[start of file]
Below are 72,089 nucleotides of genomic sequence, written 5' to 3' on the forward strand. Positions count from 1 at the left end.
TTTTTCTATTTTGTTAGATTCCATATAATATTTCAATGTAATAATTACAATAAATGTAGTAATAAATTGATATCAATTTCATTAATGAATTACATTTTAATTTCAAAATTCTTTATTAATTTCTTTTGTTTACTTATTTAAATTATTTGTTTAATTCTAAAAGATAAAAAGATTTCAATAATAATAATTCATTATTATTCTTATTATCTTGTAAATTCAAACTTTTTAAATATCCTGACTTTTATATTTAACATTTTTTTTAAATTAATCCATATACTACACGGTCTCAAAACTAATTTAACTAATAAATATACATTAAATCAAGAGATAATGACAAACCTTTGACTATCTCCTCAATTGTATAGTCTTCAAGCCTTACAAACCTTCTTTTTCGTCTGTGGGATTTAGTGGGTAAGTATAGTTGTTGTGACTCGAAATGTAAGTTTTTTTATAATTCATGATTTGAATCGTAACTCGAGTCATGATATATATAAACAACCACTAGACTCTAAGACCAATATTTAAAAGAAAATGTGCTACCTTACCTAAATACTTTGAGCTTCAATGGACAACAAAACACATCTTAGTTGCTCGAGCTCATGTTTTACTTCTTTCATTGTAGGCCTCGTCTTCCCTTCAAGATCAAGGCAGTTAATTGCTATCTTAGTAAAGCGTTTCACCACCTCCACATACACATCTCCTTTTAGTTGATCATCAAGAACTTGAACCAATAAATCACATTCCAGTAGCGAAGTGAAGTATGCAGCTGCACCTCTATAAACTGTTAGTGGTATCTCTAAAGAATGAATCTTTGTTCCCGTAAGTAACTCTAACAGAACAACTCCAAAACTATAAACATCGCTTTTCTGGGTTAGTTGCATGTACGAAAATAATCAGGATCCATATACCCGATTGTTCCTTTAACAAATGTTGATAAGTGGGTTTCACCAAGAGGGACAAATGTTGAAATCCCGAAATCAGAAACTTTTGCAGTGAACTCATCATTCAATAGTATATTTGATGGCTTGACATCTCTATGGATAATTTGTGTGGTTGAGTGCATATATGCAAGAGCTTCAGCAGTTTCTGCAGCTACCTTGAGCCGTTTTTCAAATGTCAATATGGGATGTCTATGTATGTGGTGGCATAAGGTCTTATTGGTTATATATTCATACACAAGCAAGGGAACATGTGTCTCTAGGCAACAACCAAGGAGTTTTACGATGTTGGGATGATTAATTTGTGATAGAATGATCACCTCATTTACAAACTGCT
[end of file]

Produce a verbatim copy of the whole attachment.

Below are 72,089 nucleotides of genomic sequence, written 5' to 3' on the forward strand. Positions count from 1 at the left end.
TTTTTCTATTTTGTTAGATTCCATATAATATTTCAATGTAATAATTACAATAAATGTAGTAATAAATTGATATCAATTTCATTAATGAATTACATTTTAATTTCAAAATTCTTTATTAATTTCTTTTGTTTACTTATTTAAATTATTTGTTTAATTCTAAAAGATAAAAAGATTTCAATAATAATAATTCATTATTATTCTTATTATCTTGTAAATTCAAACTTTTTAAATATCCTGACTTTTATATTTAACATTTTTTTTAAATTAATCCATATACTACACGGTCTCAAAACTAATTTAACTAATAAATATACATTAAATCAAGAGATAATGACAAACCTTTGACTATCTCCTCAATTGTATAGTCTTCAAGCCTTACAAACCTTCTTTTTCGTCTGTGGGATTTAGTGGGTAAGTATAGTTGTTGTGACTCGAAATGTAAGTTTTTTTATAATTCATGATTTGAATCGTAACTCGAGTCATGATATATATAAACAACCACTAGACTCTAAGACCAATATTTAAAAGAAAATGTGCTACCTTACCTAAATACTTTGAGCTTCAATGGACAACAAAACACATCTTAGTTGCTCGAGCTCATGTTTTACTTCTTTCATTGTAGGCCTCGTCTTCCCTTCAAGATCAAGGCAGTTAATTGCTATCTTAGTAAAGCGTTTCACCACCTCCACATACACATCTCCTTTTAGTTGATCATCAAGAACTTGAACCAATAAATCACATTCCAGTAGCGAAGTGAAGTATGCAGCTGCACCTCTATAAACTGTTAGTGGTATCTCTAAAGAATGAATCTTTGTTCCCGTAAGTAACTCTAACAGAACAACTCCAAAACTATAAACATCGCTTTTCTGGGTTAGTTGCATGTACGAAAATAATCAGGATCCATATACCCGATTGTTCCTTTAACAAATGTTGATAAGTGGGTTTCACCAAGAGGGACAAATGTTGAAATCCCGAAATCAGAAACTTTTGCAGTGAACTCATCATTCAATAGTATATTTGATGGCTTGACATCTCTATGGATAATTTGTGTGGTTGAGTGCATATATGCAAGAGCTTCAGCAGTTTCTGCAGCTACCTTGAGCCGTTTTTCAAATGTCAATATGGGATGTCTATGTATGTGGTGGCATAAGGTCTTATTGGTTATATATTCATACACAAGCAAGGGAACATGTGTCTCTAGGCAACAACCAAGGAGTTTTACGATGTTGGGATGATTAATTTGTGATAGAATGATCACCTCATTTACAAACTGCT